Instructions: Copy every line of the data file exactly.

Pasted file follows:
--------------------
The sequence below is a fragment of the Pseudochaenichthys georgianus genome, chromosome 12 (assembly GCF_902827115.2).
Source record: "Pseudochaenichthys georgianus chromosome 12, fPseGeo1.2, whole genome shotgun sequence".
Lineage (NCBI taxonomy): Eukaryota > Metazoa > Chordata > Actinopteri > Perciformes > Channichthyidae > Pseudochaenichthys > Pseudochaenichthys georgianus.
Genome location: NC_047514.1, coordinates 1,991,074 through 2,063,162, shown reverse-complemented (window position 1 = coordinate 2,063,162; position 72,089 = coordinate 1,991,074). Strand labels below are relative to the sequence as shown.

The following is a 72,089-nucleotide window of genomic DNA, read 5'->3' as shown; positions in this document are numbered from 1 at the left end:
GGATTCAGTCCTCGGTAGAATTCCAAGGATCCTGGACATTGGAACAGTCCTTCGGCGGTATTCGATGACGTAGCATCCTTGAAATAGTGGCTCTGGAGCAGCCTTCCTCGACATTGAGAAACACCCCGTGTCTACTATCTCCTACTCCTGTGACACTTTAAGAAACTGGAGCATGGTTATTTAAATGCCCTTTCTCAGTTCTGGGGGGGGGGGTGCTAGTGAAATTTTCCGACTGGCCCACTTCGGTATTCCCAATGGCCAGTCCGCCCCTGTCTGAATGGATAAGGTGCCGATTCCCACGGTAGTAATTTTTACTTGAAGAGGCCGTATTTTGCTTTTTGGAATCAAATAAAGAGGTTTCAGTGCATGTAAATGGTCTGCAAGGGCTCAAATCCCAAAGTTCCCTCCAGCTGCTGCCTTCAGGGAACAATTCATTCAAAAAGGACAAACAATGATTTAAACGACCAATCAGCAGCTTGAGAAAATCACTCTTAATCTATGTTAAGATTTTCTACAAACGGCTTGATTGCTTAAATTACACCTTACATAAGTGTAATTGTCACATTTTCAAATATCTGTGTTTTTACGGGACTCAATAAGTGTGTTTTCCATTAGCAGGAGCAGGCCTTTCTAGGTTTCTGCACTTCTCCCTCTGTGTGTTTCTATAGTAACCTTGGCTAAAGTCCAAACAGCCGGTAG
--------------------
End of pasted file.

The sequence below is a fragment of the Pseudochaenichthys georgianus genome, chromosome 12 (assembly GCF_902827115.2).
Source record: "Pseudochaenichthys georgianus chromosome 12, fPseGeo1.2, whole genome shotgun sequence".
Lineage (NCBI taxonomy): Eukaryota > Metazoa > Chordata > Actinopteri > Perciformes > Channichthyidae > Pseudochaenichthys > Pseudochaenichthys georgianus.
Genome location: NC_047514.1, coordinates 1,991,074 through 2,063,162, shown reverse-complemented (window position 1 = coordinate 2,063,162; position 72,089 = coordinate 1,991,074). Strand labels below are relative to the sequence as shown.

The following is a 72,089-nucleotide window of genomic DNA, read 5'->3' as shown; positions in this document are numbered from 1 at the left end:
GGATTCAGTCCTCGGTAGAATTCCAAGGATCCTGGACATTGGAACAGTCCTTCGGCGGTATTCGATGACGTAGCATCCTTGAAATAGTGGCTCTGGAGCAGCCTTCCTCGACATTGAGAAACACCCCGTGTCTACTATCTCCTACTCCTGTGACACTTTAAGAAACTGGAGCATGGTTATTTAAATGCCCTTTCTCAGTTCTGGGGGGGGGGGTGCTAGTGAAATTTTCCGACTGGCCCACTTCGGTATTCCCAATGGCCAGTCCGCCCCTGTCTGAATGGATAAGGTGCCGATTCCCACGGTAGTAATTTTTACTTGAAGAGGCCGTATTTTGCTTTTTGGAATCAAATAAAGAGGTTTCAGTGCATGTAAATGGTCTGCAAGGGCTCAAATCCCAAAGTTCCCTCCAGCTGCTGCCTTCAGGGAACAATTCATTCAAAAAGGACAAACAATGATTTAAACGACCAATCAGCAGCTTGAGAAAATCACTCTTAATCTATGTTAAGATTTTCTACAAACGGCTTGATTGCTTAAATTACACCTTACATAAGTGTAATTGTCACATTTTCAAATATCTGTGTTTTTACGGGACTCAATAAGTGTGTTTTCCATTAGCAGGAGCAGGCCTTTCTAGGTTTCTGCACTTCTCCCTCTGTGTGTTTCTATAGTAACCTTGGCTAAAGTCCAAACAGCCGGTAG